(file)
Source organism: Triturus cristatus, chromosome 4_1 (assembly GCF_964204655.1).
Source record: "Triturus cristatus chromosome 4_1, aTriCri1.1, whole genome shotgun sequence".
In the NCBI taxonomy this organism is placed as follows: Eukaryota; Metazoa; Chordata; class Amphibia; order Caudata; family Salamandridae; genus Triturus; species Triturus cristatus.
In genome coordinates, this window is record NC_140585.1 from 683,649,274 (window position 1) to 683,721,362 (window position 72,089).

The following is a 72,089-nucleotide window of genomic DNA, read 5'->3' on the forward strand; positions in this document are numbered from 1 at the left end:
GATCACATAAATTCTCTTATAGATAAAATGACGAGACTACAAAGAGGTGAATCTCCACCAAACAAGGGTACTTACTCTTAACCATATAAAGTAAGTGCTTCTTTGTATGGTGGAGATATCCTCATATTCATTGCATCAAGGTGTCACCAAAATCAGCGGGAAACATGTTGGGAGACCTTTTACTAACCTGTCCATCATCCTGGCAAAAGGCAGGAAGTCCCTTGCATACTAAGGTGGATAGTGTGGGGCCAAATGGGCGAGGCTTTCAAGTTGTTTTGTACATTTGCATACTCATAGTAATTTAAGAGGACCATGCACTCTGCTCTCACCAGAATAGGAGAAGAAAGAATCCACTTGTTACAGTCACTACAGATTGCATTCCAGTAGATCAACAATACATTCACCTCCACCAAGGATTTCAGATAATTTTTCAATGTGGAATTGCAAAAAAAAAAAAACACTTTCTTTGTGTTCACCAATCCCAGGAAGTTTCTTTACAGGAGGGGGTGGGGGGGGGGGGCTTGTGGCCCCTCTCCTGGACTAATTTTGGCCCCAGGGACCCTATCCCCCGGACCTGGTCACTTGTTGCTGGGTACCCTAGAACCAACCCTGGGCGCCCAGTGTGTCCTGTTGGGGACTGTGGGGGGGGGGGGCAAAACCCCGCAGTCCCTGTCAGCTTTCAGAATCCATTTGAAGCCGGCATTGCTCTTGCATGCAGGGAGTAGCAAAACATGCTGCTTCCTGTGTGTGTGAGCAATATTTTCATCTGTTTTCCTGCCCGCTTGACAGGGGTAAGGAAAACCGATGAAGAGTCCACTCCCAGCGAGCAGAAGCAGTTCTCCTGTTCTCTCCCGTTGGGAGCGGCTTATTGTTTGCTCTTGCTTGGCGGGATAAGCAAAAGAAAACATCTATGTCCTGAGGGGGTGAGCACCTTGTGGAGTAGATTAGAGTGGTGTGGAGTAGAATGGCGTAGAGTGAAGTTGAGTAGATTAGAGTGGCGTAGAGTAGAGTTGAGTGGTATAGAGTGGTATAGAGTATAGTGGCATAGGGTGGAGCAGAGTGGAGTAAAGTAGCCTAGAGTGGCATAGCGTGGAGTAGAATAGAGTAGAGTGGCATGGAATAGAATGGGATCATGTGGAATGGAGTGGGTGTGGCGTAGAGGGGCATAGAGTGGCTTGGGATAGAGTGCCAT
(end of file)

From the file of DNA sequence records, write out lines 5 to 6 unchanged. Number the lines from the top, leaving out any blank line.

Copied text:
The following is a 72,089-nucleotide window of genomic DNA, read 5'->3' on the forward strand; positions in this document are numbered from 1 at the left end:
GATCACATAAATTCTCTTATAGATAAAATGACGAGACTACAAAGAGGTGAATCTCCACCAAACAAGGGTACTTACTCTTAACCATATAAAGTAAGTGCTTCTTTGTATGGTGGAGATATCCTCATATTCATTGCATCAAGGTGTCACCAAAATCAGCGGGAAACATGTTGGGAGACCTTTTACTAACCTGTCCATCATCCTGGCAAAAGGCAGGAAGTCCCTTGCATACTAAGGTGGATAGTGTGGGGCCAAATGGGCGAGGCTTTCAAGTTGTTTTGTACATTTGCATACTCATAGTAATTTAAGAGGACCATGCACTCTGCTCTCACCAGAATAGGAGAAGAAAGAATCCACTTGTTACAGTCACTACAGATTGCATTCCAGTAGATCAACAATACATTCACCTCCACCAAGGATTTCAGATAATTTTTCAATGTGGAATTGCAAAAAAAAAAAAACACTTTCTTTGTGTTCACCAATCCCAGGAAGTTTCTTTACAGGAGGGGGTGGGGGGGGGGGGCTTGTGGCCCCTCTCCTGGACTAATTTTGGCCCCAGGGACCCTATCCCCCGGACCTGGTCACTTGTTGCTGGGTACCCTAGAACCAACCCTGGGCGCCCAGTGTGTCCTGTTGGGGACTGTGGGGGGGGGGGGCAAAACCCCGCAGTCCCTGTCAGCTTTCAGAATCCATTTGAAGCCGGCATTGCTCTTGCATGCAGGGAGTAGCAAAACATGCTGCTTCCTGTGTGTGTGAGCAATATTTTCATCTGTTTTCCTGCCCGCTTGACAGGGGTAAGGAAAACCGATGAAGAGTCCACTCCCAGCGAGCAGAAGCAGTTCTCCTGTTCTCTCCCGTTGGGAGCGGCTTATTGTTTGCTCTTGCTTGGCGGGATAAGCAAAAGAAAACATCTATGTCCTGAGGGGGTGAGCACCTTGTGGAGTAGATTAGAGTGGTGTGGAGTAGAATGGCGTAGAGTGAAGTTGAGTAGATTAGAGTGGCGTAGAGTAGAGTTGAGTGGTATAGAGTGGTATAGAGTATAGTGGCATAGGGTGGAGCAGAGTGGAGTAAAGTAGCCTAGAGTGGCATAGCGTGGAGTAGAATAGAGTAGAGTGGCATGGAATAGAATGGGATCATGTGGAATGGAGTGGGTGTGGCGTAGAGGGGCATAGAGTGGCTTGGGATAGAGTGCCAT